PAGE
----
Can You Workout With a Sunburn in 2024? Surprising Insights

Sunburn can be painful, but does it have to sideline your exercise goals? “Can You Workout With a Sunburn? Surprising Insights” discusses the dos and don’ts of exercising with sun-damaged skin.

Can You Workout With a Sunburn?

The Impact of Sunburn on Physical Activity

When you get a sunburn, your skin is cooking from UV radiation exposure, which can lead to pain, swelling, and sensitive skin. These symptoms can make your usual workout routine feel more challenging.

Since sunburn affects your body’s ability to regulate temperature, overheating is a risk—especially if you’re pushing for that extra mile. Additionally, as your skin works to heal from this damage, it can also affect how you sweat, potentially disrupting your body’s natural cooling process.

Hydration and Sunburn Recovery

Hydration is vital for sunburn recovery. A sunburn draws fluid to the skin’s surface and away from the rest of the body, so your risk for dehydration is higher. Remember to drink plenty of water before, during, and after exercise to support your body’s healing. Also, staying hydrated helps maintain your performance level, even when your skin begs for a break.

  • Pre-Workout: 2-3 cups of water
  • During: Half a cup every 15-20 minutes
  • Post-Workout: 2 cups for every pound lost

Sunburn Inflammation and Exercise Precautions

Sunburn brings inflammation, but this doesn’t mean you have to skip your workouts altogether. It’s all about taking the right precautions! Applying sun-safe lotions like aloe vera to soothe the skin and reduce inflammation. Consider taking a pain reliever such as ibuprofen if you’re feeling uncomfortable.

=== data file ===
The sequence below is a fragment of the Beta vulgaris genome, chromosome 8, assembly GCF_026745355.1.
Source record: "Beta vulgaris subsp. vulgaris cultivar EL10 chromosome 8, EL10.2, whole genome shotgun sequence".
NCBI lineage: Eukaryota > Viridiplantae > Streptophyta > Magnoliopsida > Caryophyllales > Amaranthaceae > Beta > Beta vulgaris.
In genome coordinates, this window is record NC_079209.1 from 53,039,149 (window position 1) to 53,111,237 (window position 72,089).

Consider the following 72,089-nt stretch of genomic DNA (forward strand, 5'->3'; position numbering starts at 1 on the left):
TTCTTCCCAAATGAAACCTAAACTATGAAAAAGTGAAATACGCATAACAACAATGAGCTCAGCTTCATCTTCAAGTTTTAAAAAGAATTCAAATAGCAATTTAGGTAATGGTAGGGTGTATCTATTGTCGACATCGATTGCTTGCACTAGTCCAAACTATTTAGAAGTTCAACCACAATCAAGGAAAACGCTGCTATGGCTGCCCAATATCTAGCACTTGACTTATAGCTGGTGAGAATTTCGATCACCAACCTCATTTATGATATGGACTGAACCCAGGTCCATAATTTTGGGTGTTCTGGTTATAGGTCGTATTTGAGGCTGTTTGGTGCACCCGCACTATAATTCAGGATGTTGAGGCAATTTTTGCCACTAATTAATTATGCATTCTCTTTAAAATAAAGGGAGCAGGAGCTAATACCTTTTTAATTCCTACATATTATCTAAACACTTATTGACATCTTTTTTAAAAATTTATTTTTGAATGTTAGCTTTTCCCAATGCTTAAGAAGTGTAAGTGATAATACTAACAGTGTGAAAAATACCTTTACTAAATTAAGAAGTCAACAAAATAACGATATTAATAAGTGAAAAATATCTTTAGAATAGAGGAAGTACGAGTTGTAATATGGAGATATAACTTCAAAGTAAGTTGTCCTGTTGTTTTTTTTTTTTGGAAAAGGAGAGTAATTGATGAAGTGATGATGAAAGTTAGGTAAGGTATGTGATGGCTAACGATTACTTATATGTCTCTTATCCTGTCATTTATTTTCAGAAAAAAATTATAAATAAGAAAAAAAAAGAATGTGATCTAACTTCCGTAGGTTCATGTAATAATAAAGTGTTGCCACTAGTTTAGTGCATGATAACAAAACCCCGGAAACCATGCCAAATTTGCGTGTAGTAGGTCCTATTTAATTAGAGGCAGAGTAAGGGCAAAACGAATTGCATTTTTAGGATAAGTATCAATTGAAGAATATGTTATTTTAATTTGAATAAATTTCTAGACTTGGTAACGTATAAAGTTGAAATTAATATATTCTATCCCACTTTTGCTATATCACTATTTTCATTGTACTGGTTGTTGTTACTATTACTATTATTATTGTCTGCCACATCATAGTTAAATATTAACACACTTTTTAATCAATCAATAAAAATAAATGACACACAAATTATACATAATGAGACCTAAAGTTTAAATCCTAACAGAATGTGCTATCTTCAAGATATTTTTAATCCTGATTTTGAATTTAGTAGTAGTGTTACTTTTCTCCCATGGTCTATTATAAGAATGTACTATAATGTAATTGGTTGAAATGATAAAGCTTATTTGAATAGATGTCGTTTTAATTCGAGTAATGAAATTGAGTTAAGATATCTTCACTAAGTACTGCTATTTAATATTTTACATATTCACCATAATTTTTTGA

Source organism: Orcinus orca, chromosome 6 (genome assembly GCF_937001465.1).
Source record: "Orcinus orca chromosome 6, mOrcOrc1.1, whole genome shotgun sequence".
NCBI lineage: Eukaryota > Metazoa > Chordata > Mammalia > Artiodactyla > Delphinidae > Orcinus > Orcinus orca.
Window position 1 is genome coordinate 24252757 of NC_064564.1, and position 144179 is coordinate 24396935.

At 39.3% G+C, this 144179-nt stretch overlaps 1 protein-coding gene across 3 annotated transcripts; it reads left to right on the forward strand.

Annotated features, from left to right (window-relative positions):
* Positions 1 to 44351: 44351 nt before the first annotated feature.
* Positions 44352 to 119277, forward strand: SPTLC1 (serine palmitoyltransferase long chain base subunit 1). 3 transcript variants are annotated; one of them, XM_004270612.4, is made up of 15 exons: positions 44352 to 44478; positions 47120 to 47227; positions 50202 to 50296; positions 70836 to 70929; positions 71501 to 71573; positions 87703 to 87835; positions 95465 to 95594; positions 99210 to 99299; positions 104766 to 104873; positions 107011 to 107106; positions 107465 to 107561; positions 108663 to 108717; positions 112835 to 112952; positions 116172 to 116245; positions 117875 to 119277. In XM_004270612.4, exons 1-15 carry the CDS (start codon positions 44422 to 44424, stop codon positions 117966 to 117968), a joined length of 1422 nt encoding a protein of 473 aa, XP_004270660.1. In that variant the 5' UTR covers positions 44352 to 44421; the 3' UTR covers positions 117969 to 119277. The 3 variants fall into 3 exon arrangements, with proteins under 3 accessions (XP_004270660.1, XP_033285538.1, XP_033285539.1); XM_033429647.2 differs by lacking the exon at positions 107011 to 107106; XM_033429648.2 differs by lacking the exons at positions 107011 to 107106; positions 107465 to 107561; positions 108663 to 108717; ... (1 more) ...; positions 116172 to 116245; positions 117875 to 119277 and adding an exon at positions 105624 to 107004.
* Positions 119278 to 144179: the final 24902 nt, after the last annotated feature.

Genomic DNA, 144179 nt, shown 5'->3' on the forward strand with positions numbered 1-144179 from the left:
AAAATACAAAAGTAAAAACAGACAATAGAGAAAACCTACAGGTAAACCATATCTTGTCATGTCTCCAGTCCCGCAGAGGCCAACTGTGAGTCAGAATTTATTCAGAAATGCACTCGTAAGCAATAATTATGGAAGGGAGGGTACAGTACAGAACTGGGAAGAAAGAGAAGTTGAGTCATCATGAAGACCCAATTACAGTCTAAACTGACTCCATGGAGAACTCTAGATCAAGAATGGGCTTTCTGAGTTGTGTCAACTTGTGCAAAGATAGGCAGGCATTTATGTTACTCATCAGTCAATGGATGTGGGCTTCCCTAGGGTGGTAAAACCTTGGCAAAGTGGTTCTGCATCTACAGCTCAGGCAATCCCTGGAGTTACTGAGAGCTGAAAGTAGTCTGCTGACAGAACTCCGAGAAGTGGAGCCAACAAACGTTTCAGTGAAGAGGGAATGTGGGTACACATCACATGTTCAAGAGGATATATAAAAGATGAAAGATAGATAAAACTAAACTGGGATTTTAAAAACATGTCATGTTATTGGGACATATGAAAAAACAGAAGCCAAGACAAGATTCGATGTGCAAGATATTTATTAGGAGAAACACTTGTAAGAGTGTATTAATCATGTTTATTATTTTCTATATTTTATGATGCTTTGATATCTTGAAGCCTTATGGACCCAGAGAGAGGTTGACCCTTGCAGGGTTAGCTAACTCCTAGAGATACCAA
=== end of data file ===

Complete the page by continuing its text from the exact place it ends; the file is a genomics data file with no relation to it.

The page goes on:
Adjust your workout intensity and if you’re experiencing fever, severe pain, or itching, it might be a sign to rest and recover. Sun protection is crucial, so wear broad-spectrum sunscreen and lightweight, breathable clothing that covers the affected areas to prevent further UV exposure and skin damage.

Sun Protection and Preventive Measures

A person with a sunburn applies sunscreen and wears a wide-brimmed hat while exercising outdoors

Choosing the Right Sunscreen for Outdoor Workouts

Sunscreen is your first line of defense against harmful UV rays. Opt for a broad-spectrum sunscreen that protects against both UVA and UVB rays.

Ensure it’s at least SPF 30 and water-resistant to endure sweat during those outdoor activities. Reapply every two hours, or more frequently if you’re swimming or sweating a lot.

  • Check for Broad-Spectrum on the label: This ensures you’re covered for both harmful rays.
  • SPF 30 or higher: Recommended by dermatologists for adequate protection.
  • Water-Resistant Formula: Critical for workouts to ensure the sunscreen stays effective when you’re sweating.

The Role of Clothing in Sun Protection

Your clothing acts as a physical barrier between the sun and your skin. Seek out apparel with an Ultraviolet Protection Factor (UPF) rating, which indicates how well the fabric shields your skin. The American Academy of Dermatology suggests a UPF of 50+, which allows only 1/50th of the sun’s UV rays to reach the skin.